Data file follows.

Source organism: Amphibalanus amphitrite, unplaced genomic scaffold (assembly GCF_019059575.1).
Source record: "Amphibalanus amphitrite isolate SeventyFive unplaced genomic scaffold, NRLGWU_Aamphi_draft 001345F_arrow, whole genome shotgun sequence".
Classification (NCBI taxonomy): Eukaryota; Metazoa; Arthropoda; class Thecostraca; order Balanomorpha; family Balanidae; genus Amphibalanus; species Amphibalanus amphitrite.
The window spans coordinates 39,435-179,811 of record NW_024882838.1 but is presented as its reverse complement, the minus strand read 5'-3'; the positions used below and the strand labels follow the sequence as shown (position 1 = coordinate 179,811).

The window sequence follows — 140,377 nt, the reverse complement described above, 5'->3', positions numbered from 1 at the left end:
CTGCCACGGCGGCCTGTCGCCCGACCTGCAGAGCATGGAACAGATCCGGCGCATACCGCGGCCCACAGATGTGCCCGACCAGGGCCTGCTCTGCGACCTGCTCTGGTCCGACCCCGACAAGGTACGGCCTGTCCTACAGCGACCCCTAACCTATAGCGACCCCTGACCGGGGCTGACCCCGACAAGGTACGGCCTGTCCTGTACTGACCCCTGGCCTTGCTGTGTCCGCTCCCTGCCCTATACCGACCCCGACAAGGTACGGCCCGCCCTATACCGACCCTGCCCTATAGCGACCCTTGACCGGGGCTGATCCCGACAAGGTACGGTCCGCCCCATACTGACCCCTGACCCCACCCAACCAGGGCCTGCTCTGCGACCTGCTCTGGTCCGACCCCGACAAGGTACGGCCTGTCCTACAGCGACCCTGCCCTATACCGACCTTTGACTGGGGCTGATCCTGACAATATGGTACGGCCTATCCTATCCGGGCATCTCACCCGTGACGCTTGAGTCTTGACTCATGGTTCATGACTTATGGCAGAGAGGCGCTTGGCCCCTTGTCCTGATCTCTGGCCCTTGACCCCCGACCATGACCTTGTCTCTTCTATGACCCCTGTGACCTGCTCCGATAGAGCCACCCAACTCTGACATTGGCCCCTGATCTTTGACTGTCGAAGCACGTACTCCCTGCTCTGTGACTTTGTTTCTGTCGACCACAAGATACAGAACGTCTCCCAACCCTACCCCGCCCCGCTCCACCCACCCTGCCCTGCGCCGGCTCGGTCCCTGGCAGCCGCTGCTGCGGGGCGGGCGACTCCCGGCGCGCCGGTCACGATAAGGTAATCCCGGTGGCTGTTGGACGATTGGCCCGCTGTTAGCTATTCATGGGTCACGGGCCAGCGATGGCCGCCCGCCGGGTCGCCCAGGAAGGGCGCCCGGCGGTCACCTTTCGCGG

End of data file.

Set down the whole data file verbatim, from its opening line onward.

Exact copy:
Source organism: Amphibalanus amphitrite, unplaced genomic scaffold (assembly GCF_019059575.1).
Source record: "Amphibalanus amphitrite isolate SeventyFive unplaced genomic scaffold, NRLGWU_Aamphi_draft 001345F_arrow, whole genome shotgun sequence".
Classification (NCBI taxonomy): Eukaryota; Metazoa; Arthropoda; class Thecostraca; order Balanomorpha; family Balanidae; genus Amphibalanus; species Amphibalanus amphitrite.
The window spans coordinates 39,435-179,811 of record NW_024882838.1 but is presented as its reverse complement, the minus strand read 5'-3'; the positions used below and the strand labels follow the sequence as shown (position 1 = coordinate 179,811).

The window sequence follows — 140,377 nt, the reverse complement described above, 5'->3', positions numbered from 1 at the left end:
CTGCCACGGCGGCCTGTCGCCCGACCTGCAGAGCATGGAACAGATCCGGCGCATACCGCGGCCCACAGATGTGCCCGACCAGGGCCTGCTCTGCGACCTGCTCTGGTCCGACCCCGACAAGGTACGGCCTGTCCTACAGCGACCCCTAACCTATAGCGACCCCTGACCGGGGCTGACCCCGACAAGGTACGGCCTGTCCTGTACTGACCCCTGGCCTTGCTGTGTCCGCTCCCTGCCCTATACCGACCCCGACAAGGTACGGCCCGCCCTATACCGACCCTGCCCTATAGCGACCCTTGACCGGGGCTGATCCCGACAAGGTACGGTCCGCCCCATACTGACCCCTGACCCCACCCAACCAGGGCCTGCTCTGCGACCTGCTCTGGTCCGACCCCGACAAGGTACGGCCTGTCCTACAGCGACCCTGCCCTATACCGACCTTTGACTGGGGCTGATCCTGACAATATGGTACGGCCTATCCTATCCGGGCATCTCACCCGTGACGCTTGAGTCTTGACTCATGGTTCATGACTTATGGCAGAGAGGCGCTTGGCCCCTTGTCCTGATCTCTGGCCCTTGACCCCCGACCATGACCTTGTCTCTTCTATGACCCCTGTGACCTGCTCCGATAGAGCCACCCAACTCTGACATTGGCCCCTGATCTTTGACTGTCGAAGCACGTACTCCCTGCTCTGTGACTTTGTTTCTGTCGACCACAAGATACAGAACGTCTCCCAACCCTACCCCGCCCCGCTCCACCCACCCTGCCCTGCGCCGGCTCGGTCCCTGGCAGCCGCTGCTGCGGGGCGGGCGACTCCCGGCGCGCCGGTCACGATAAGGTAATCCCGGTGGCTGTTGGACGATTGGCCCGCTGTTAGCTATTCATGGGTCACGGGCCAGCGATGGCCGCCCGCCGGGTCGCCCAGGAAGGGCGCCCGGCGGTCACCTTTCGCGG